3. Balls to the wall sex. I mean she never holds back. In Ruin, it's rough and hot and almost animalistic ..maybe even savage? There are no mushy, lovey dovey, doe-eyed moments here. It's intense, quick, hot..just like the characters. Exactly like the characters. It fits. It's hot. It definitely can Ruin. In a good way!

4. Plot. Her books are page turners and Ruin is no exception. I willingly sacrificed the little sleep I seem to get so that I could read. I bet you will too. It went so fast, and in the blink of an eye it was another day in bed finishing a book before I start the day...---er afternoon...yeah. So...

So, I suppose those are some of the reasons why I have a *thing* for her books? I dunno. I know there are other reasons..I'll save them for next time.  

The writing is just so damn good. I never felt confused by what was happening. The dialogue, the scenes, the descriptions...are hard core East L.A. and it is a glimpse into a world that probably does sort of exist, and we definitely don't know anything about. I loved it. I love L.A. I love Antonio. I especially love the Drazen's, and I love C.D. Reiss. And Shelley! Hah!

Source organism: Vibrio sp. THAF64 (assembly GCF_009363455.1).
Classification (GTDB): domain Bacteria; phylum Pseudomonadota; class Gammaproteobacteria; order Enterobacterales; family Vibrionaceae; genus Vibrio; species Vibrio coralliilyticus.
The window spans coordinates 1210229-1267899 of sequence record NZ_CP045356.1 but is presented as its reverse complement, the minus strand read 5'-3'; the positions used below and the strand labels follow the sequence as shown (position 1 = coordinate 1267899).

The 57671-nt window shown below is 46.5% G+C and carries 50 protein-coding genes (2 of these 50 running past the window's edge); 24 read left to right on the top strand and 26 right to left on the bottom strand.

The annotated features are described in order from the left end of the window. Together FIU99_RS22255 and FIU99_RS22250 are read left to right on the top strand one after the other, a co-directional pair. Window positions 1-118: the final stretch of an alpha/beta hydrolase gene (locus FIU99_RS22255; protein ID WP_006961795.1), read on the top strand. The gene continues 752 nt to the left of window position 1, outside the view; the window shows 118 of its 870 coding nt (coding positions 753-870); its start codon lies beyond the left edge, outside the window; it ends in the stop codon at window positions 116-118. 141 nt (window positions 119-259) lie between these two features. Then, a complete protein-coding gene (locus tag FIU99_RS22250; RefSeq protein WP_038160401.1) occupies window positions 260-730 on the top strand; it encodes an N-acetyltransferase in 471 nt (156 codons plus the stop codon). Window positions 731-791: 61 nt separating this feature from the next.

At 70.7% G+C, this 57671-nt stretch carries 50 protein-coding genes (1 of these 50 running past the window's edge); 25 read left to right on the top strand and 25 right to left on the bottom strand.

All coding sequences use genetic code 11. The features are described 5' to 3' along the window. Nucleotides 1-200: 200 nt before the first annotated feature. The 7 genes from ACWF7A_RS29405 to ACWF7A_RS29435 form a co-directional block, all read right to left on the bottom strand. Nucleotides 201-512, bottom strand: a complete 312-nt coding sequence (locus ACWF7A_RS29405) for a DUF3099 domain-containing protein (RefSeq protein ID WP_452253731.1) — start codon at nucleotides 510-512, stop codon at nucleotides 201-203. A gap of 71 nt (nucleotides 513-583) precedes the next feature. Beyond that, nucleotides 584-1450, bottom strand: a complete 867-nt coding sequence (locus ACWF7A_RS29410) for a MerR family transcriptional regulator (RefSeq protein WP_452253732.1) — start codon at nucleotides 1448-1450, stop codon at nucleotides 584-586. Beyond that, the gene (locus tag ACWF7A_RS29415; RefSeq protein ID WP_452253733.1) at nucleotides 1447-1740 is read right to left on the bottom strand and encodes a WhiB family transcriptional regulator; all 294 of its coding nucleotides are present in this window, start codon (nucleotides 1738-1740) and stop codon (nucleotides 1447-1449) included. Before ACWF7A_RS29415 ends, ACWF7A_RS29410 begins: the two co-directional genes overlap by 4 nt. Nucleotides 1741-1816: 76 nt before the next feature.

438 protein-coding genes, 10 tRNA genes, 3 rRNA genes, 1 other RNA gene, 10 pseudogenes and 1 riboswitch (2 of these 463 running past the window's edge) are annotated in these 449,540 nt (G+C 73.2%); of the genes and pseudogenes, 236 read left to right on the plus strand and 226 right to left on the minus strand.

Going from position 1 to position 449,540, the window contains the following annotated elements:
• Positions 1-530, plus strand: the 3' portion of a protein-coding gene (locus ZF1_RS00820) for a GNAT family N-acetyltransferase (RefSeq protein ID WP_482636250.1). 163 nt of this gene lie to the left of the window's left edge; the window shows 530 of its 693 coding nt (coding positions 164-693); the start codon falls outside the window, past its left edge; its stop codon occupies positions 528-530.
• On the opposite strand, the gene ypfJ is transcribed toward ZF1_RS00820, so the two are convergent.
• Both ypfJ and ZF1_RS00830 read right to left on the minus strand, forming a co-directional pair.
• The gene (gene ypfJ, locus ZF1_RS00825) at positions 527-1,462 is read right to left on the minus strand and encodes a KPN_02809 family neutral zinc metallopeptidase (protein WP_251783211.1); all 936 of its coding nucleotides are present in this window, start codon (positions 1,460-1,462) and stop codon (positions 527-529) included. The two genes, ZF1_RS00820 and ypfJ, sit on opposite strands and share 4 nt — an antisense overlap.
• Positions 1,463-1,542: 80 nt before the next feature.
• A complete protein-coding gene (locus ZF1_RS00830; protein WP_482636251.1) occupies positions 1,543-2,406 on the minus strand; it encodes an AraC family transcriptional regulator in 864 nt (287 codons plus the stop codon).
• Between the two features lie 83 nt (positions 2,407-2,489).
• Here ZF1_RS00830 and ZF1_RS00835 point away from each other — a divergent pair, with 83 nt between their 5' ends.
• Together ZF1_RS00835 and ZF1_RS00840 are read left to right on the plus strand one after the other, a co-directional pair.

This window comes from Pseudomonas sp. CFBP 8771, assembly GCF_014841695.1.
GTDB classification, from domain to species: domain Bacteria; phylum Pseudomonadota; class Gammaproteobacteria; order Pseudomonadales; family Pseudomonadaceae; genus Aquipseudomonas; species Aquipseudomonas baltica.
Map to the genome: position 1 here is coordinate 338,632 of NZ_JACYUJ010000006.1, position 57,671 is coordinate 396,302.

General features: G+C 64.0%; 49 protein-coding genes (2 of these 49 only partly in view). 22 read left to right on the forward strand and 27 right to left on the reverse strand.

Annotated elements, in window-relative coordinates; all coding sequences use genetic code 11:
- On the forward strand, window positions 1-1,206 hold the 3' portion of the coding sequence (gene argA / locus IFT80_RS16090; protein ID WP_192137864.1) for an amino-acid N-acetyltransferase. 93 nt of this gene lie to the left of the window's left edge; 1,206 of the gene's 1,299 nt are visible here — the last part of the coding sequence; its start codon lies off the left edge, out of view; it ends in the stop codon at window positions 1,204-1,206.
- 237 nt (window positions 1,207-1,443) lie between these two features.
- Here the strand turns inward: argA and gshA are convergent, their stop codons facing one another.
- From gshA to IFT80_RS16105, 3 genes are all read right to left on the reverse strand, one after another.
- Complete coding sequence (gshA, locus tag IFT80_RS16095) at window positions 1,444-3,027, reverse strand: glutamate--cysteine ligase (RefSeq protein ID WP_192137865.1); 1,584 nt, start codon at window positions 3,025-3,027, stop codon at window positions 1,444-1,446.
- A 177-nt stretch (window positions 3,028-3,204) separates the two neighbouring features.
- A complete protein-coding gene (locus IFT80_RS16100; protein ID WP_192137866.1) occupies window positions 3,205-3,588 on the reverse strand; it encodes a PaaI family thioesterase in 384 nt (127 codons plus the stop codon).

Let me caution you with this: her novels aren't pretty purple prose or delicate little things. Her books are not for people who don't like to read about characters who don't abide by societal norms. Her books are rough and tumble and fun and sexy and total escape. Yes. It is definitely a little bit darker romance than some, not per se taboo, but intense, in a way that some might find uncomfortable. I hope you give it a shot and enjoy it anyways! 

Happy reading. Peace.

--About the Author--
CD Reiss is a USA Today and Amazon bestseller. She still has to chop wood and carry water, which was buried in the fine print. Her lawyer is working it out with God but in the meantime, if you call and she doesn’t pick up, she’s at the well, hauling buckets.

Born in New York City, she moved to Hollywood, California to get her master’s degree in screenwriting from USC. In case you want to know, that went nowhere, but it did embed TV story structure in her head well enough for her to take a big risk on a TV series structured erotic series called Songs of Submission. It’s about a kinky billionaire hung up on his ex-wife, an ingenue singer with a wisecracking mouth; art, music and sin in the city of Los Angeles.

Critics have dubbed the books “poetic,” “literary,” and “hauntingly atmospheric,” which is flattering enough for her to put it in a bio, but embarrassing enough for her not to tell her husband, or he might think she’s some sort of braggart who’s too good to give the toilets a once-over every couple of weeks or chop a cord of wood.

If you meet her in person, you should call her Christine.